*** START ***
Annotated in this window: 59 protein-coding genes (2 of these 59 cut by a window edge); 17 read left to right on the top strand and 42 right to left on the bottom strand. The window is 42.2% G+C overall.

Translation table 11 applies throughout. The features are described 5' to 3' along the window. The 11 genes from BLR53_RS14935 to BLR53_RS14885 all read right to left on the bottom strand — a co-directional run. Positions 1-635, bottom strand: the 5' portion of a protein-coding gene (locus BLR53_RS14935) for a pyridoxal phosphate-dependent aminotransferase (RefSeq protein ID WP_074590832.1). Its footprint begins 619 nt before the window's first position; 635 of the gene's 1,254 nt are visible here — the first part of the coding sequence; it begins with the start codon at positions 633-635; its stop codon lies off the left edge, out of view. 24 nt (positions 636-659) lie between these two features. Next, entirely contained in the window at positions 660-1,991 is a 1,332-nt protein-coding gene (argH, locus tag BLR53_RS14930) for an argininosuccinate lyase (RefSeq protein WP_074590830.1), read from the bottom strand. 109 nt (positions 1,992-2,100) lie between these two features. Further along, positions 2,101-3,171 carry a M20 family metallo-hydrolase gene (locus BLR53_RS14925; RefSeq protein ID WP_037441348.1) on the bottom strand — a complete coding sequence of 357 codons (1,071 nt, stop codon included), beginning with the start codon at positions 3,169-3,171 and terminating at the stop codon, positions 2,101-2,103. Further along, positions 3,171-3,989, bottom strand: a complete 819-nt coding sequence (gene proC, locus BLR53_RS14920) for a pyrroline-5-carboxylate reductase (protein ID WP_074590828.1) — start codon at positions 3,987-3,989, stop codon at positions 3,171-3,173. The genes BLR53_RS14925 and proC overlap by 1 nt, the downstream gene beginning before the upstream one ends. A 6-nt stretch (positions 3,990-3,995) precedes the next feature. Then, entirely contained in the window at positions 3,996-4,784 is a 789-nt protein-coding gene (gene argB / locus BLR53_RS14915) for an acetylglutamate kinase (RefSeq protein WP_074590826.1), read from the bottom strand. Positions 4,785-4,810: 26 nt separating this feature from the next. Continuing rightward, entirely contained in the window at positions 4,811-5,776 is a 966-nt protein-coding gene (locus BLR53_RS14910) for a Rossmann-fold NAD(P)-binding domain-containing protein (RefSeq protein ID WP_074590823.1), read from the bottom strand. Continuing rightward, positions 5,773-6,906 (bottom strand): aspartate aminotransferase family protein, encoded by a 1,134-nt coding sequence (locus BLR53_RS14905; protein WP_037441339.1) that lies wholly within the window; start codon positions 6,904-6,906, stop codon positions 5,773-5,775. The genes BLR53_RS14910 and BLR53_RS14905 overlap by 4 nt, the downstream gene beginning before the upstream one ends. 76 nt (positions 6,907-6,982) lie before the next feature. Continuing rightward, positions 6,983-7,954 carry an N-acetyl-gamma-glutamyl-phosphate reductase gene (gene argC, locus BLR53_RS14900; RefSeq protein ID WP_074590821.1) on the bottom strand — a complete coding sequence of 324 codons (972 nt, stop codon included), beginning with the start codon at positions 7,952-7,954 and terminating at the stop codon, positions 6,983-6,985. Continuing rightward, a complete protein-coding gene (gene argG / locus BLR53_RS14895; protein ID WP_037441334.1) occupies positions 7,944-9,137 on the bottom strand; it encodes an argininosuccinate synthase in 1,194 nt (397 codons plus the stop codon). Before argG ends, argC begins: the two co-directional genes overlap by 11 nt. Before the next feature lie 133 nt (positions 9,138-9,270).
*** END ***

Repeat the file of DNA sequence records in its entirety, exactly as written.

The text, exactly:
Annotated in this window: 59 protein-coding genes (2 of these 59 cut by a window edge); 17 read left to right on the top strand and 42 right to left on the bottom strand. The window is 42.2% G+C overall.

Translation table 11 applies throughout. The features are described 5' to 3' along the window. The 11 genes from BLR53_RS14935 to BLR53_RS14885 all read right to left on the bottom strand — a co-directional run. Positions 1-635, bottom strand: the 5' portion of a protein-coding gene (locus BLR53_RS14935) for a pyridoxal phosphate-dependent aminotransferase (RefSeq protein ID WP_074590832.1). Its footprint begins 619 nt before the window's first position; 635 of the gene's 1,254 nt are visible here — the first part of the coding sequence; it begins with the start codon at positions 633-635; its stop codon lies off the left edge, out of view. 24 nt (positions 636-659) lie between these two features. Next, entirely contained in the window at positions 660-1,991 is a 1,332-nt protein-coding gene (argH, locus tag BLR53_RS14930) for an argininosuccinate lyase (RefSeq protein WP_074590830.1), read from the bottom strand. 109 nt (positions 1,992-2,100) lie between these two features. Further along, positions 2,101-3,171 carry a M20 family metallo-hydrolase gene (locus BLR53_RS14925; RefSeq protein ID WP_037441348.1) on the bottom strand — a complete coding sequence of 357 codons (1,071 nt, stop codon included), beginning with the start codon at positions 3,169-3,171 and terminating at the stop codon, positions 2,101-2,103. Further along, positions 3,171-3,989, bottom strand: a complete 819-nt coding sequence (gene proC, locus BLR53_RS14920) for a pyrroline-5-carboxylate reductase (protein ID WP_074590828.1) — start codon at positions 3,987-3,989, stop codon at positions 3,171-3,173. The genes BLR53_RS14925 and proC overlap by 1 nt, the downstream gene beginning before the upstream one ends. A 6-nt stretch (positions 3,990-3,995) precedes the next feature. Then, entirely contained in the window at positions 3,996-4,784 is a 789-nt protein-coding gene (gene argB / locus BLR53_RS14915) for an acetylglutamate kinase (RefSeq protein WP_074590826.1), read from the bottom strand. Positions 4,785-4,810: 26 nt separating this feature from the next. Continuing rightward, entirely contained in the window at positions 4,811-5,776 is a 966-nt protein-coding gene (locus BLR53_RS14910) for a Rossmann-fold NAD(P)-binding domain-containing protein (RefSeq protein ID WP_074590823.1), read from the bottom strand. Continuing rightward, positions 5,773-6,906 (bottom strand): aspartate aminotransferase family protein, encoded by a 1,134-nt coding sequence (locus BLR53_RS14905; protein WP_037441339.1) that lies wholly within the window; start codon positions 6,904-6,906, stop codon positions 5,773-5,775. The genes BLR53_RS14910 and BLR53_RS14905 overlap by 4 nt, the downstream gene beginning before the upstream one ends. 76 nt (positions 6,907-6,982) lie before the next feature. Continuing rightward, positions 6,983-7,954 carry an N-acetyl-gamma-glutamyl-phosphate reductase gene (gene argC, locus BLR53_RS14900; RefSeq protein ID WP_074590821.1) on the bottom strand — a complete coding sequence of 324 codons (972 nt, stop codon included), beginning with the start codon at positions 7,952-7,954 and terminating at the stop codon, positions 6,983-6,985. Continuing rightward, a complete protein-coding gene (gene argG / locus BLR53_RS14895; protein ID WP_037441334.1) occupies positions 7,944-9,137 on the bottom strand; it encodes an argininosuccinate synthase in 1,194 nt (397 codons plus the stop codon). Before argG ends, argC begins: the two co-directional genes overlap by 11 nt. Before the next feature lie 133 nt (positions 9,138-9,270).